Free Markets Are Dead: Fed To Start Buying Junk Bonds, High Yield ETFs

Thursday, April 9, 2020
By Paul Martin

by Tyler Durden
ZeroHedge.com
Thu, 04/09/2020

Back on March 23, when the Fed unveiled it would start buying investment grade corporate bonds, we said “now that the Fed is effectively all in, it will buy stocks and junk bonds next.”

Two weeks later, we were right and this morning the Fed announced it would, as expected, start buying junk bonds (we have to wait for the next “market” – we use the term loosely because it is no longer a market which is terminally disconnected from fundamentals but a giant, Fed-fueled Ponzi scheme – crash before the Fed goes literally all in and starts buying stocks and pretty much anything else).

But let’s back up. A few days ago, we pointed out that the day so many credit bears had been waiting for had arrived, when a record $150BN in investment grade bonds were downgraded to junk, becoming so-called fallen angels, and sparking concerns about what will happen to the $1.3 trillion junk bond market as hundreds of billions of formerly investment grade debt is downgraded to junk and violently reprices the entire high yield space.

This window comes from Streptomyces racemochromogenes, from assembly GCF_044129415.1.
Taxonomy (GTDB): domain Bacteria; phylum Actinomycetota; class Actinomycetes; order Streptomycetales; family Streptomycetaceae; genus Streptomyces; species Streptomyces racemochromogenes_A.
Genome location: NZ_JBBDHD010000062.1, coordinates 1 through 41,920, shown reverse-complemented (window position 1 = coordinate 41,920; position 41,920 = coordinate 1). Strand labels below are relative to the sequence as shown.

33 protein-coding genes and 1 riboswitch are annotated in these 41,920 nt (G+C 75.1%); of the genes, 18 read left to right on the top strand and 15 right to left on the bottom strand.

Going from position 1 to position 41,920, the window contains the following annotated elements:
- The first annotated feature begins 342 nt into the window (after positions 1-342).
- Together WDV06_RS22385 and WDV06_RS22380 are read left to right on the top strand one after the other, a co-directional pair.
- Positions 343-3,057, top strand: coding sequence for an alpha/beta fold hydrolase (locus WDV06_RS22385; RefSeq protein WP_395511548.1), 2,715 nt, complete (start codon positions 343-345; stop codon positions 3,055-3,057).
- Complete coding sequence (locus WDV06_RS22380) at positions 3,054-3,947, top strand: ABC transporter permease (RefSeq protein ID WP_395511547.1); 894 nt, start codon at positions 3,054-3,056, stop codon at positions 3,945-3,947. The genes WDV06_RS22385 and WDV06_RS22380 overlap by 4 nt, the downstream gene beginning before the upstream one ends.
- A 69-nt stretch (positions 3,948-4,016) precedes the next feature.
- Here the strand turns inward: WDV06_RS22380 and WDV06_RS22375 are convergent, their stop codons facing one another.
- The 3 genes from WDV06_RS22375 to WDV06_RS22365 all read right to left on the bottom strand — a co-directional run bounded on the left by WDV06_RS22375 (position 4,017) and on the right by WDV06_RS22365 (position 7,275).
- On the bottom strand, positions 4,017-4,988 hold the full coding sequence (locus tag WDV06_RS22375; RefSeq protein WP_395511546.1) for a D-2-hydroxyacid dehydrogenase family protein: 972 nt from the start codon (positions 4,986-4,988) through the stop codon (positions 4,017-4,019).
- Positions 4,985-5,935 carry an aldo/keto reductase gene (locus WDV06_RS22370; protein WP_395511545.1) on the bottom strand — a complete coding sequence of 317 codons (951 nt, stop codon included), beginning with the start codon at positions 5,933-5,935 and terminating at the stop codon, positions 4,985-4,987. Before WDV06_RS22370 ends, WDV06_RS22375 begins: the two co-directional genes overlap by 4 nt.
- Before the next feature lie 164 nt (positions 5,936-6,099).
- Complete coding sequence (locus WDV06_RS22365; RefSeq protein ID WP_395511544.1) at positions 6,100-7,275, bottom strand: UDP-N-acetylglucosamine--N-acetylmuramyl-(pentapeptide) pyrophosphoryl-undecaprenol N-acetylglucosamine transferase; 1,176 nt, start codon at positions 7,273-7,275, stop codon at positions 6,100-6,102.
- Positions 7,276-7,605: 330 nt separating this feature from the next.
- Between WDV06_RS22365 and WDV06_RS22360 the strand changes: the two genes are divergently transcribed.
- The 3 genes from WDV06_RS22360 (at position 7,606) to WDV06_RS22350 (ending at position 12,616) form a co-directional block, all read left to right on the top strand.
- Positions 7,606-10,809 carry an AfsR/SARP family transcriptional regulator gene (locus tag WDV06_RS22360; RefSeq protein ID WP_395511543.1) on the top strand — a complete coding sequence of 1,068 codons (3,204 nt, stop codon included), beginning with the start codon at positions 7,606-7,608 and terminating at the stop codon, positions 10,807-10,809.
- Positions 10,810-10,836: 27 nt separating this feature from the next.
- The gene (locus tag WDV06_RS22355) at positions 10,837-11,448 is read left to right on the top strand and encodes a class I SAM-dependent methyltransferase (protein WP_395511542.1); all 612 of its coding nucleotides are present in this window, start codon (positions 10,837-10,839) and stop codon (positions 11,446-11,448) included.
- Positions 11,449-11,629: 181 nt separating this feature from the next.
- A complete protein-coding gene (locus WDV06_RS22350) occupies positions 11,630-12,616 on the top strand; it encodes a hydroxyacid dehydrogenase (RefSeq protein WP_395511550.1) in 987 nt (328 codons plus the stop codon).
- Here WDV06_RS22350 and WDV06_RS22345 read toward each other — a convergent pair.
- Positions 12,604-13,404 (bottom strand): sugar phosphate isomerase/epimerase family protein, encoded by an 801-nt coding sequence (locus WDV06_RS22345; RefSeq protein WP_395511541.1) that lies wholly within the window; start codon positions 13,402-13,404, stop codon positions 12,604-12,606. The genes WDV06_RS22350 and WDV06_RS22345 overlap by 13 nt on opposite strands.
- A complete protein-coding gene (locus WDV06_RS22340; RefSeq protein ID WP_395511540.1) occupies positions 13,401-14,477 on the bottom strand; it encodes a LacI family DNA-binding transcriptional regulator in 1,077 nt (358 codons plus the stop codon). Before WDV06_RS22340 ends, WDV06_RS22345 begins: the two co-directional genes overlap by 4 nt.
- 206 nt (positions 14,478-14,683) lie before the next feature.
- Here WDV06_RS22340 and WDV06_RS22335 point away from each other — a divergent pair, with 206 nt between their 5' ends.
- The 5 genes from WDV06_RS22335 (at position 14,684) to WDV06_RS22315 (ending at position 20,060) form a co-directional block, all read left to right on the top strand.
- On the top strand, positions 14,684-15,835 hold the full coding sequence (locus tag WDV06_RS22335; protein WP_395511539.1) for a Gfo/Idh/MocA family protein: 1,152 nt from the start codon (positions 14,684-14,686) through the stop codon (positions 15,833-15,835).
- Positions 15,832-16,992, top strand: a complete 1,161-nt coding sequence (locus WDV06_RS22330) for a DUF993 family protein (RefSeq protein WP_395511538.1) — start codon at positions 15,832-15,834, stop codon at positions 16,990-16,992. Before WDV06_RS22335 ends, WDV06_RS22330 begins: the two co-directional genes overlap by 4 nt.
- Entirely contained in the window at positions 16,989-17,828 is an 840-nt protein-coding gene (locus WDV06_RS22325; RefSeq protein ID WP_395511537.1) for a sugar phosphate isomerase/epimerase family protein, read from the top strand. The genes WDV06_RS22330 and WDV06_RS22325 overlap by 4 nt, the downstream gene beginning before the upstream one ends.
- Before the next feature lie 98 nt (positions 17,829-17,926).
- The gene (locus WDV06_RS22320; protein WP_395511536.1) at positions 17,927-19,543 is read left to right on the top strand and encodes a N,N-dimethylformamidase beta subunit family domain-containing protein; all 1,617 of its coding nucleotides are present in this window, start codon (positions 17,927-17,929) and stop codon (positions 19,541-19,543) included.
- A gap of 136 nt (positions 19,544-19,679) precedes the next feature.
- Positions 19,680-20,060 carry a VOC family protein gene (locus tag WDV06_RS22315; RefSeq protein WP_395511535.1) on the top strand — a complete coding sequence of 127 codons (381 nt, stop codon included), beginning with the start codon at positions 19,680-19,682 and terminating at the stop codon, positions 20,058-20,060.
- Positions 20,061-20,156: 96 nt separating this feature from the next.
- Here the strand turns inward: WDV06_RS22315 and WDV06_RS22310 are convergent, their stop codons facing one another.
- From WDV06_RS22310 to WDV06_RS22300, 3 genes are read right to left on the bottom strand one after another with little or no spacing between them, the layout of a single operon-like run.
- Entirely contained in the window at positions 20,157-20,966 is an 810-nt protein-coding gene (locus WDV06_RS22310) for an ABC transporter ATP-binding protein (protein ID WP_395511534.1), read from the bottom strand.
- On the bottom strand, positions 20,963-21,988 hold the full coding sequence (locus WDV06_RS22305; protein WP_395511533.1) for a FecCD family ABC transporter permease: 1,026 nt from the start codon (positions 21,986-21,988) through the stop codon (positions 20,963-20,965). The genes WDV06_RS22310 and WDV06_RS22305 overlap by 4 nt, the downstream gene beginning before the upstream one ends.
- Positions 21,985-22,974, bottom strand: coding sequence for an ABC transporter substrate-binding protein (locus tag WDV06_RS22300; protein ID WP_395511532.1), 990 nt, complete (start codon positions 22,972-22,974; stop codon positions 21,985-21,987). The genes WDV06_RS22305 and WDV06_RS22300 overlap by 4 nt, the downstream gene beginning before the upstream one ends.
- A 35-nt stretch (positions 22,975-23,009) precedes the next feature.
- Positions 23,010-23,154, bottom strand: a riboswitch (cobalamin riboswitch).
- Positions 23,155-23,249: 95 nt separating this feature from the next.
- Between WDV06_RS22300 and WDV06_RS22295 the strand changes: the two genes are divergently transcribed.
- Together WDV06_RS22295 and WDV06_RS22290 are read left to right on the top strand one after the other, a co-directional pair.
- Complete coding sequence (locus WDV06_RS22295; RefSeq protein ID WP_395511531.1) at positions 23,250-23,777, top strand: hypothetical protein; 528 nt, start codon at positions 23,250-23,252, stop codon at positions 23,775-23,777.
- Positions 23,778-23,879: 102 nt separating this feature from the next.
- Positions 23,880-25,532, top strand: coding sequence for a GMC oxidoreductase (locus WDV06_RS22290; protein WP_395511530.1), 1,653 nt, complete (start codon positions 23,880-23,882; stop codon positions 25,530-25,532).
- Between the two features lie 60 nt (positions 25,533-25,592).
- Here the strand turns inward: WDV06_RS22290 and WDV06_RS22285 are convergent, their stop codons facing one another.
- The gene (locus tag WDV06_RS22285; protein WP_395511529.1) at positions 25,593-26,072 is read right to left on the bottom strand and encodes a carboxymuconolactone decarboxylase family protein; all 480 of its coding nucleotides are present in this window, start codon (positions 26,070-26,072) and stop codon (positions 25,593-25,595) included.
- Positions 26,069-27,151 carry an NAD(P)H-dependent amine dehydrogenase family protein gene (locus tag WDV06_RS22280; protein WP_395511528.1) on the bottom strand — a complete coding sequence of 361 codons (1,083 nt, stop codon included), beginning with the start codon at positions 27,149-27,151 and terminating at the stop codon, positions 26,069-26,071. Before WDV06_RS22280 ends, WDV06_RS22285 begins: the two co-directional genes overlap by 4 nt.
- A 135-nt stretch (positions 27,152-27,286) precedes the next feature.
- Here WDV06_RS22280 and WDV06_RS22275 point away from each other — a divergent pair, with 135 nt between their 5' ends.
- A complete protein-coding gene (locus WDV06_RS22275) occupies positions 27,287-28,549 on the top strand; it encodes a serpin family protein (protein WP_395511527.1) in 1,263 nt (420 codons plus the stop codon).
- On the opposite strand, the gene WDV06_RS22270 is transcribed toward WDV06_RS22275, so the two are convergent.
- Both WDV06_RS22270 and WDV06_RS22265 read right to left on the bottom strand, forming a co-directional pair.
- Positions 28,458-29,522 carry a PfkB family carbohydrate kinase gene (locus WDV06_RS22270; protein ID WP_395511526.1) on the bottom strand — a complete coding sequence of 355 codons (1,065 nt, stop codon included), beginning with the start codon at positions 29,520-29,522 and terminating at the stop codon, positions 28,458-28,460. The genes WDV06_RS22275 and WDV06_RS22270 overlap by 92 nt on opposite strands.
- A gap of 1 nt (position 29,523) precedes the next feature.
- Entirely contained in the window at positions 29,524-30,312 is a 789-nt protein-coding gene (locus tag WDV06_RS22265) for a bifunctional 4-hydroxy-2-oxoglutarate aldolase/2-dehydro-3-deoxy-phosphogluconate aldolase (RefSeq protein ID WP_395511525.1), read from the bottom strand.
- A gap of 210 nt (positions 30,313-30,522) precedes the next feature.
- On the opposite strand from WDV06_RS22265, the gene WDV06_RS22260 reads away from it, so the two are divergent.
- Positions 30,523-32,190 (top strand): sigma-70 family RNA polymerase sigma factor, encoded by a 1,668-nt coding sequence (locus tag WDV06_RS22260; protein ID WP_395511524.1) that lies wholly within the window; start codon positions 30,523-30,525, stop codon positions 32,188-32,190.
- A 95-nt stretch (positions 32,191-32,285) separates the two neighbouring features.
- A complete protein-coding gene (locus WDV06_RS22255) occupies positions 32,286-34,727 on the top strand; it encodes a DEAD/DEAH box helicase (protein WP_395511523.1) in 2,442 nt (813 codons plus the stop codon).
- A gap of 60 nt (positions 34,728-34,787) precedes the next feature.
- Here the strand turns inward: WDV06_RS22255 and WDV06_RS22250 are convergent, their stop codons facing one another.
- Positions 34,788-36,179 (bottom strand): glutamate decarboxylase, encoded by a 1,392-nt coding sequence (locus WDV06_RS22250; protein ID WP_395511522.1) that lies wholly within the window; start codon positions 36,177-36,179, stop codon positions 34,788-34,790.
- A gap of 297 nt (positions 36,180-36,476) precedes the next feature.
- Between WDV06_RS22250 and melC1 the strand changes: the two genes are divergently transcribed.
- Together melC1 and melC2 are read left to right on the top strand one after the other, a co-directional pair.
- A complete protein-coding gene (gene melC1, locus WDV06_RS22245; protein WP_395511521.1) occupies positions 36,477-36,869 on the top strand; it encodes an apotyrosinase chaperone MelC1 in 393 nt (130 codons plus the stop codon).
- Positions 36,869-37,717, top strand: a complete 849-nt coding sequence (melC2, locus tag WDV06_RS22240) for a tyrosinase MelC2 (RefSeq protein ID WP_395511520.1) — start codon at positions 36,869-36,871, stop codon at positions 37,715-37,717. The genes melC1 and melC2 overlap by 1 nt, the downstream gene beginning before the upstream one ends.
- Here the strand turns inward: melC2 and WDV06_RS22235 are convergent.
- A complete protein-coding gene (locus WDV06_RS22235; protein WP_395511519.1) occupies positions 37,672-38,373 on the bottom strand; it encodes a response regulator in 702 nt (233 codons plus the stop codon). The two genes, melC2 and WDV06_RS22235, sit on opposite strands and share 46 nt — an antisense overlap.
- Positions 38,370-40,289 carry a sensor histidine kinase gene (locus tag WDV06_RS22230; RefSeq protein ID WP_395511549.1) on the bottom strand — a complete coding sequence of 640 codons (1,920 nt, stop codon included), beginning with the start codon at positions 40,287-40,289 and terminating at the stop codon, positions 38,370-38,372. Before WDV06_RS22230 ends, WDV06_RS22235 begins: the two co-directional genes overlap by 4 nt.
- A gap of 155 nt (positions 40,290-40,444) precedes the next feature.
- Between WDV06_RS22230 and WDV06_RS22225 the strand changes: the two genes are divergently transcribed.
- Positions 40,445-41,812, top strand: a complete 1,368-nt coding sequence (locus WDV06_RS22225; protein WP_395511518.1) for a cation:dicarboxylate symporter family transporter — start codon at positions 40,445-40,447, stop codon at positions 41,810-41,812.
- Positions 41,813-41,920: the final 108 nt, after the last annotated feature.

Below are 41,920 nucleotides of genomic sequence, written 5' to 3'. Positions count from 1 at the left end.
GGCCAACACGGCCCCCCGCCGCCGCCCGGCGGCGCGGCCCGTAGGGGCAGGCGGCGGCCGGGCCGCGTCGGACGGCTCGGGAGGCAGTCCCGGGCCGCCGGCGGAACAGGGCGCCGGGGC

Those concerns were answered this morning when as part of the Fed’s expanded $2.3 trillion loan/bailout program, the Fed announced the expansion of its Primary and Secondary Market Corporate Credit Facilities, which will now purchase – drumroll – junk bonds, which were initially investment grade bonds but were downgraded after March 22.

Why March 22? Because Ford was downgraded on March 24, and as a result its bonds are surging.

In the term sheet of the revised term sheet of the Secondary Market Corporate Credit Facility, the Fed now writes that “to qualify as an eligible issuer, the issuer must satisfy the following conditions”

The issuer was rated at least BBB-/Baa3 as of March 22, 2020, by a major nationally recognized statistical rating organization (“NRSRO”). If rated by multiple major NRSROs, the issuer must be rated at least BBB-/Baa3 by two or more NRSROs as of March 22, 2020.

An issuer that was rated at least BBB-/Baa3 as of March 22, 2020, but was subsequently downgraded, must be rated at least BB-/Ba3 as of the date on which the Facility makes a purchase. If rated by multiple major NRSROs, such an issuer must be rated at least BB-/Ba3 by two or more NRSROs at the time the Facility makes a purchase.

The Rest…HERE

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